By promising anti-retaliation protection and offering the prospect of significant monetary awards, the U.S. Securities and Exchange Commission whistleblower program1 incentivizes individuals to come forward in an effort to ferret out securities law violations. While the SEC has touted the program as a success,2 certain aspects have sparked on-going debate within the legal and business communities. Whether whistleblowers who engaged in culpable conduct should be eligible for monetary awards, as they are now, is one area of contention.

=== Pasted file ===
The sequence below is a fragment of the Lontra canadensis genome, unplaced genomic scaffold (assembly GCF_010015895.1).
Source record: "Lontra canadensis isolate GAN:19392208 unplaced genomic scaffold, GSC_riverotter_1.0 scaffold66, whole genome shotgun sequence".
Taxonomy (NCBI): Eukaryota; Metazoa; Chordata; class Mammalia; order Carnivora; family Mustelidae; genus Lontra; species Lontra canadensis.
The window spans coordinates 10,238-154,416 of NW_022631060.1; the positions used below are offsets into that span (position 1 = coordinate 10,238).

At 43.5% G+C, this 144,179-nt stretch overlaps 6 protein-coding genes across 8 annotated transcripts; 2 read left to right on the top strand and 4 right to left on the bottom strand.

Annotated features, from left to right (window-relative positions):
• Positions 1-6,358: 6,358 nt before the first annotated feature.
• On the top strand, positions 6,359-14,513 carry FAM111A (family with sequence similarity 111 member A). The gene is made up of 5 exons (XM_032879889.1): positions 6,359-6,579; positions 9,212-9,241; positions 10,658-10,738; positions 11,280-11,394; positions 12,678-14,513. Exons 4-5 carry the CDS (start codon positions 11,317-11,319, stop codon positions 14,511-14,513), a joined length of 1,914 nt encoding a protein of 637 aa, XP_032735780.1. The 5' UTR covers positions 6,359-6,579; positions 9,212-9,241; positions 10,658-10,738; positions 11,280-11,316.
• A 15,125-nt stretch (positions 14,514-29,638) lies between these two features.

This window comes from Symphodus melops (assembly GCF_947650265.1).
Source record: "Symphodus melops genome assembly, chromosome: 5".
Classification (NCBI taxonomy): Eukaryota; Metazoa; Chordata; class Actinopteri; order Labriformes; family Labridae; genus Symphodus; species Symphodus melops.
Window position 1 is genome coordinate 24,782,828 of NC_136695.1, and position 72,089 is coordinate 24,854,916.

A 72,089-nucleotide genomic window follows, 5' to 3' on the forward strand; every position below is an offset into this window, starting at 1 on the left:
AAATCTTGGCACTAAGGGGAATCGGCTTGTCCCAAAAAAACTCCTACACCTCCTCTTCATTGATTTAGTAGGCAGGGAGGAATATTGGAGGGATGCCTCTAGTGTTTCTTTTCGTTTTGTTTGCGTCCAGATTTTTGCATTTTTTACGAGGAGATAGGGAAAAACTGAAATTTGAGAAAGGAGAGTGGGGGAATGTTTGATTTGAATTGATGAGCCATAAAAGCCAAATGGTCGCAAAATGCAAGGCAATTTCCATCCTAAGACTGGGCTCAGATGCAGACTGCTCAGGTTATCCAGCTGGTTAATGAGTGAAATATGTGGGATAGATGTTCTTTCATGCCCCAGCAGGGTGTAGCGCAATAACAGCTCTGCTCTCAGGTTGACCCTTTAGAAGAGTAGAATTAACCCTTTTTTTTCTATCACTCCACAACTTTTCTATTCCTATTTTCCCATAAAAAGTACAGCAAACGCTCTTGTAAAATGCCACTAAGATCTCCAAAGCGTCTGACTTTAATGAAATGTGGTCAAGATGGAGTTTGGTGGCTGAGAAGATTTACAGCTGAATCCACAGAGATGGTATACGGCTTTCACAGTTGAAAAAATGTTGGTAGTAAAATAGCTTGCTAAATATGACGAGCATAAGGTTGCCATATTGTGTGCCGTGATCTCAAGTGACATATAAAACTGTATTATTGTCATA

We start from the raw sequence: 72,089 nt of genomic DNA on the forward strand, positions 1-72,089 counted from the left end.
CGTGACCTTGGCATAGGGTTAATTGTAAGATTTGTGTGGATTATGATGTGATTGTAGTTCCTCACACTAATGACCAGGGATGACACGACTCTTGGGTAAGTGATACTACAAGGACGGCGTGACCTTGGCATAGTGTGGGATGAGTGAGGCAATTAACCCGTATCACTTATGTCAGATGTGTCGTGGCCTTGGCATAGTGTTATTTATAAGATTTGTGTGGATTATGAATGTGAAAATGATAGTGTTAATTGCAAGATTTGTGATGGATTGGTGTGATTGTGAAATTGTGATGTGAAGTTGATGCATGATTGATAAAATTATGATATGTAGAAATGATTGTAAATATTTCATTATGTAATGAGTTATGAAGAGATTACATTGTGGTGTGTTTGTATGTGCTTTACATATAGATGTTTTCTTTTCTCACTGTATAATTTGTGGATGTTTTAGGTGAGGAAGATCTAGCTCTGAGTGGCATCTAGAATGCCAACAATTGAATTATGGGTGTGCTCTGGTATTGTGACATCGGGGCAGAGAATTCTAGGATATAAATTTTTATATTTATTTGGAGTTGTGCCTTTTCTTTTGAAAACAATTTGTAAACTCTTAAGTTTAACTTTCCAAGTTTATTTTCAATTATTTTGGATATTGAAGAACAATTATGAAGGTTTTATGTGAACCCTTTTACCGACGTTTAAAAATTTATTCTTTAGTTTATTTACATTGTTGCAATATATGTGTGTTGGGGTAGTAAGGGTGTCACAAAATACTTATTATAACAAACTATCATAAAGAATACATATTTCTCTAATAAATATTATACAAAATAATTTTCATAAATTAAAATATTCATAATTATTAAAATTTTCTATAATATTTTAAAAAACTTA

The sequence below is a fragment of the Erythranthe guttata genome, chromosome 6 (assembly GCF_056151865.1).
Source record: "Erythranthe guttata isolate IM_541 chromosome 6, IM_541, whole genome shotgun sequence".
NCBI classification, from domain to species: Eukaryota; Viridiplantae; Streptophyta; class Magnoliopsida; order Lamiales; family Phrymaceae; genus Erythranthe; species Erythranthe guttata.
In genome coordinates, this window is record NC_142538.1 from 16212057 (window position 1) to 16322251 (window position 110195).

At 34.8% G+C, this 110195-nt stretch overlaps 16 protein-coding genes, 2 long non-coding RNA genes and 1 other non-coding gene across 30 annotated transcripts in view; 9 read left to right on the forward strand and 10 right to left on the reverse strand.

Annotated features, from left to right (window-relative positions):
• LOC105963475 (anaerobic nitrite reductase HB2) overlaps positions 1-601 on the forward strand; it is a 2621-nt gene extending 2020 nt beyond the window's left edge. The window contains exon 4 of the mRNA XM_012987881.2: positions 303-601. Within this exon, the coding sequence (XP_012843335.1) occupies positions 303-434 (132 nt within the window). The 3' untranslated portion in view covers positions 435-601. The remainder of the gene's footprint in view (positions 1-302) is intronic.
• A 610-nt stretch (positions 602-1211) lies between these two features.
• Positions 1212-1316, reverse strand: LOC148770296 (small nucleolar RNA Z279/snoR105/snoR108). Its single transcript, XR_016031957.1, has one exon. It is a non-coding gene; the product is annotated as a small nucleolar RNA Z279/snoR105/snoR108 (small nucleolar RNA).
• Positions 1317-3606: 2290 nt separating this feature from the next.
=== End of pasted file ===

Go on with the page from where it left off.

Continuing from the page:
The core arguments on both sides of this debate are fairly straightforward. On the one hand, if culpable whistleblowers are not eligible for monetary awards, the pool of potential whistleblowers best positioned to report wrongdoing may be diminished and discovery of misconduct may be delayed or never occur.3 Others argue that the program should not reward—or worse, incentivize—wrongdoers by allowing them to cash in by reporting their own misconduct.4

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